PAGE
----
over the number of cases that he instructed his press officer to indicate in press releases whether gambling played a role in the embezzlement.

“It wasn’t just embezzlements,” O’Connor said of the casino-related crime that was prosecuted on the federal level. “It was fraud, bank robberies and thefts as well. And over and over, we would learn that they were done to feed a gambling habit.”

No one knows better than Lawrence Tytla that embezzlements have been on the rise. He is the Supervisory Assistant State’s Attorney for New London County. Tytla first started with the office in 1988. The motive then, he noted, for embezzlements was to feed a drug habit; today it is to feed a gambling habit.

Tytla said he is stunned by the type of people committing the embezzlements in southeastern Connecticut. “These are people that almost always never had a criminal record,” he noted. “They are upstanding citizens who gained the trust of their employers, who never suspected that they could have been victimized this way. They think they are the only ones this has happened to. What’s astonishing is the magnitude of the embezzlements and how long they go undetected.”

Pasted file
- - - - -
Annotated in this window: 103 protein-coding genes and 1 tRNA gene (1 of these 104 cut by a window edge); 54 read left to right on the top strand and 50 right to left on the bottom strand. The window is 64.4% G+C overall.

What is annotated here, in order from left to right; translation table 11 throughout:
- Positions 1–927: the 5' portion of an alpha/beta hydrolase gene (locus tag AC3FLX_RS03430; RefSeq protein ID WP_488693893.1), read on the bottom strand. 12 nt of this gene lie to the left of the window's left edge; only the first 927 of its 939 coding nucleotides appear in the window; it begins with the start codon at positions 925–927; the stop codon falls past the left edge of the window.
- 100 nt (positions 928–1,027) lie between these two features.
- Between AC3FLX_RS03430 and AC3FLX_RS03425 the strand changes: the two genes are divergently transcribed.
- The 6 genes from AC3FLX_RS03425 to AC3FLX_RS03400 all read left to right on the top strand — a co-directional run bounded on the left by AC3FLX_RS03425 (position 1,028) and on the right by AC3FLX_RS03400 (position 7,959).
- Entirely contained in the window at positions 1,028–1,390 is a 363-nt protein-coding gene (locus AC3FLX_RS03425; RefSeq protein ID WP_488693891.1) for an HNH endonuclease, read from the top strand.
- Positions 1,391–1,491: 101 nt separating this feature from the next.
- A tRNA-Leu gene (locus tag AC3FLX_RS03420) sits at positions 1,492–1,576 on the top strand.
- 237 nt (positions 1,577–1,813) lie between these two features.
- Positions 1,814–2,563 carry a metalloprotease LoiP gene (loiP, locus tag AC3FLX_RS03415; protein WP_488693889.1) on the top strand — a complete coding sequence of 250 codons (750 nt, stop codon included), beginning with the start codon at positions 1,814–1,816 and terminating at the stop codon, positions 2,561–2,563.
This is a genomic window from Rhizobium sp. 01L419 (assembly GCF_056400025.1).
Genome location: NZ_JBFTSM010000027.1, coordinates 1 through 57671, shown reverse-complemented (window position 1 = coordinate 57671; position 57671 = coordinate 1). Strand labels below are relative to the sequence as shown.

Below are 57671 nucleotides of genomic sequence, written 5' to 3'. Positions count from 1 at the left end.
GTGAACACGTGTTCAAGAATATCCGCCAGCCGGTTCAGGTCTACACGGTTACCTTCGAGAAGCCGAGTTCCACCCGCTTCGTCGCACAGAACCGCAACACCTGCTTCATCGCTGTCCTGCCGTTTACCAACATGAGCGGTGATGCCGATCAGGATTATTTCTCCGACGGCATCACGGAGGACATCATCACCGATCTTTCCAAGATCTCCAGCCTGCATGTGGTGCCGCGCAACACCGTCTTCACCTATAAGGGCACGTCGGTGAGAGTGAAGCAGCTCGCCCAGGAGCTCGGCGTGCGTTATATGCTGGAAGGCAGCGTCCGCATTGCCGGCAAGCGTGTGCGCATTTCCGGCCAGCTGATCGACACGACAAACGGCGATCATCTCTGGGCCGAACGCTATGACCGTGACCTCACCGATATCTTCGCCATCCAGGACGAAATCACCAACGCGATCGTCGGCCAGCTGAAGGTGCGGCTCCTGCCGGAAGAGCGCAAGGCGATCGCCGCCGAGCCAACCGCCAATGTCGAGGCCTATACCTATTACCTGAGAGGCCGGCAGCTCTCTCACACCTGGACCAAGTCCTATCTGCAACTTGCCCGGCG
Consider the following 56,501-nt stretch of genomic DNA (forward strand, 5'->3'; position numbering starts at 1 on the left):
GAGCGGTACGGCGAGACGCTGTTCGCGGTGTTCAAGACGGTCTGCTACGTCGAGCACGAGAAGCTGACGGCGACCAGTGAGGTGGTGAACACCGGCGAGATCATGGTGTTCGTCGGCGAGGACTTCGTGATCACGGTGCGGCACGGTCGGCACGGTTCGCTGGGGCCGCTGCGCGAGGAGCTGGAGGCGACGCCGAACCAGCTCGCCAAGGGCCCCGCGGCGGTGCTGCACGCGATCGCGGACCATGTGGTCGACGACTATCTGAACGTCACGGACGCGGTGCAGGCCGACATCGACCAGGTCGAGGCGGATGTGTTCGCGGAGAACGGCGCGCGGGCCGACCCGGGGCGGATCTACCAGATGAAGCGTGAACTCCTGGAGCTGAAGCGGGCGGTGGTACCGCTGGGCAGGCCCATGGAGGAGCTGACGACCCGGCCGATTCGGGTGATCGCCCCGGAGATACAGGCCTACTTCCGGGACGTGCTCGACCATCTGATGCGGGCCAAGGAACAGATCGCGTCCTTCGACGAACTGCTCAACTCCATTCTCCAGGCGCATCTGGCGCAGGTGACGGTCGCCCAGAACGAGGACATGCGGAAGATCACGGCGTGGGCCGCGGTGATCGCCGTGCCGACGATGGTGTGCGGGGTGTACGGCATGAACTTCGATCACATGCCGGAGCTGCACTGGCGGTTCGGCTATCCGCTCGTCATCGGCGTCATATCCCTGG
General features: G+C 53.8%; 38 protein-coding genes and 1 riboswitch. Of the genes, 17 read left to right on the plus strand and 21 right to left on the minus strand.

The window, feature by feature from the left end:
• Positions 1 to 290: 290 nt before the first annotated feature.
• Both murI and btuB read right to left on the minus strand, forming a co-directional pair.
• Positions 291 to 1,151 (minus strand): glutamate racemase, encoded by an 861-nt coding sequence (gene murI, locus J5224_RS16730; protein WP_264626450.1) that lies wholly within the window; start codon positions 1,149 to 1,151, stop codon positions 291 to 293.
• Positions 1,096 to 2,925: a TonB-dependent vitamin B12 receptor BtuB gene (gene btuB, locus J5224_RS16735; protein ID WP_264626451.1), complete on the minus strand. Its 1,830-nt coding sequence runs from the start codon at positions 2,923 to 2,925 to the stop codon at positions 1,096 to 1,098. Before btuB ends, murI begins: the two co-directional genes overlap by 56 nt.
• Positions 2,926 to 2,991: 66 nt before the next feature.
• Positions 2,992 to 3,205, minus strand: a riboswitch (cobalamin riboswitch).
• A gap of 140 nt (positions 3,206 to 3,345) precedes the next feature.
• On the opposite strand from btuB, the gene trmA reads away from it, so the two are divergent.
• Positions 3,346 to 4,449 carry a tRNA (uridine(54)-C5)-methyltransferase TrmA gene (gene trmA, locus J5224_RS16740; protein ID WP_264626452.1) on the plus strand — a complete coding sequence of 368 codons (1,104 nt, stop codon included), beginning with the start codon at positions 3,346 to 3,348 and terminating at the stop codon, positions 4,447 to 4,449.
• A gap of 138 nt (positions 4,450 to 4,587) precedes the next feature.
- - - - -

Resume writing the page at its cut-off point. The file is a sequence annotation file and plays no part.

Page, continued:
Elsewhere in that same report can be found these statistics:

“Our survey indicates a probable pathological gambling prevalence rate of 1.2 percent . . . to 1.5 percent . . . the baseline estimate of for gambling losses is $13,586 per pathological gambler. It is a figure that has been used to determine the financial costs in several other gambling-impact studies. The losses of the pathological gamblers could therefore range from $435 million to $543 million.”

It should be noted that the numbers in Massachusetts are expected to be roughly twice the numbers from Connecticut due to Massachusetts’ significantly larger population base. That would mean projected losses of roughly $800 million to $1.0 billion dollars - and that’s just from embezzlements!

—From a United to Stop Slots in Massachusetts email, citing numbers from this study from the state of Connecticut: “Gambling in Connecticut: Analyzing the Economic and Social Impacts.”

The email states:

…the company who prepared the study [for CT], Spectrum Gaming Group of Linwood, New Jersey, is the exact same company who prepared a separate gambling viability report on casinos and slots for Massachusetts that has been used to justify pending legislation allowing predatory gambling, slots/casinos in the Commonwealth.

This alarming statistic was nowhere to be found within the original 301-page Massachusetts report. Nor was it contained in the updated tax-funded Massachusetts gambling benefit report released last week.

But we don’t have time for a real, independent study of the downsides of allowing casinos? Just the supposed upsides?